“Oh, it was a fine and a pleasant day,
Out of Kolimbari we were faring ….”
With apologies to Ewan MacColl, Laura and I were kayaking north to Menies Bay, and not out of Yarmouth harbour, following the shoals of herring. Rodopos is the easterly peninsula of the two “rabbit’s ears” in NW Crete, and Kolimbari is tucked away in its SE corner, some 20 km from Chania and about an hours drive from Paleochora.. Menies Bay is 13km north of here, in a direct line, but further if keeping to the coastline, and it was a long-time ambition of mine to kayak there.
We studied the sea forecast carefully, and liaised with friends in Chania who took advice from local fishermen. Two days of calm seas, they told us to expect, then winds arriving, bringing slight swells. Midday in mid-October saw us packed and away, paddling out of Kolimbari’s colourful harbour, across to and below the monastery at Moni Gonias and passing the tiny beach below Afrata an hour later.
In placid seas, our kayaks were dwarfed by immense cliffs, one headland reminiscent of a turtle’s head, another a smaller version of Paleochora’s ‘crocodile’.
Our only difficulty was finding a place to land and stretch our legs, the shoreline rocky and inaccessible, until, after three hours, we managed a brief landfall at a pebbly cove south of Cape Chironisi. And then across a wide bay to round the cape ……
I’ll admit to being more frightened of the sea than mountains, where, if conditions deteriorate, I can add extra clothing, retreat, shelter, and if necessary camp or bivouac for the night. At sea, especially in a kayak, sudden weather changes can be serious. And off Cape Chironisi they changed, with a rising headwind and consequent waves slowing progress. And after nearly four hours paddling, we were both tiring, and running low on energy. We came together, re-fuelled on nuts, dried fruit and chocolate, and determined to push hard to regain the lee of the coastal cliffs to our west. Which we did, won through, and perversely derived enjoyment and satisfaction from the experience, a demanding half hour though it was. Long-distance kayaker Chris Duff (in “On Celtic Tides”, an account of his circum-navigation of Ireland) explains these feelings rather well – “It isn’t the danger of the sea that I worry about, it’s the fear of growing old and someday saying ‘I wish I’d done this or that’.”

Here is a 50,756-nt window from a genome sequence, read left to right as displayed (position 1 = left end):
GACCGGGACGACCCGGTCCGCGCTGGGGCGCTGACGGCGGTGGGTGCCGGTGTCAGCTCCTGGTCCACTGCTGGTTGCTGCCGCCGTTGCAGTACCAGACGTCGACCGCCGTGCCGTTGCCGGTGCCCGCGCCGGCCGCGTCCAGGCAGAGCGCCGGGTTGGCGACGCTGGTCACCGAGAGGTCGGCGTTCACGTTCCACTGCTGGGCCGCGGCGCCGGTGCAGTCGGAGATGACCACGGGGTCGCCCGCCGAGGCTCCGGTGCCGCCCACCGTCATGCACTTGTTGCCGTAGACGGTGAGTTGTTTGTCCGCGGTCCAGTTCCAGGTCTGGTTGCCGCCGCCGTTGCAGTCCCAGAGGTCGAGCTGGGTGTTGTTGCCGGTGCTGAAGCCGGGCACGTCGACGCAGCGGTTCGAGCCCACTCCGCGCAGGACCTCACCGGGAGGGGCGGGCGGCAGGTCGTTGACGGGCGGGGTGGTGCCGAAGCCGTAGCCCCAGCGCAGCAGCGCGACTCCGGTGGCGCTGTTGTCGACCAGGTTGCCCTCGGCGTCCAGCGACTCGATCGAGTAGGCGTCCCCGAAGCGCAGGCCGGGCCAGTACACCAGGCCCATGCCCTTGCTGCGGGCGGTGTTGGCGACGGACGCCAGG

Relieved and energised, we kayaked easily into Menies Bay, 4.5 hrs after leaving Kolimbari. Whilst Laura changed into dry clothes and looked for the best overnight site, I collected driftwood and set about lighting a fire.
Then a welcome and nourishing meal – hot tea, soup, and vegetable & bean stew followed by “chestnuts roasting on an open fire …” Darkness fell, stars appeared, and the lights of Chania twinkled across the bay, 30km to our south-west, with an occasional fishing boat passing by, just idyllic …
Early next morning the sun rose over a mirrored sea, and we were afloat and away by 9am. Sadly we had insufficient time to fully explore the bay, the Dyktina Sanctuary, where in Hellenistic and Roman times, visitors came in thousands to worship the goddess Vritomartis (Artemis).
This time we turned Cape Chironisi easily, and although we had made this journey only a day previously, the whole coastline looked different in reverse, with both the cliffs, and our kayaks, reflected in the glass-like sea.
This time we stopped at Afrata beach for a second breakfast, before returning to Kolimbari harbour and enjoying a late lunch, aptly, at the ‘Dyktina’ taverna, then back to Paleochora.
Next day our friends in Chania reported strong winds and a choppy sea ; we had timed our voyage to perfection.
Menies Bay can be reached by a long and rough road north from Rodopou village, four-wheel drive vehicle recommended, and occasionally in season on day-trip boats from Chania and Platanias.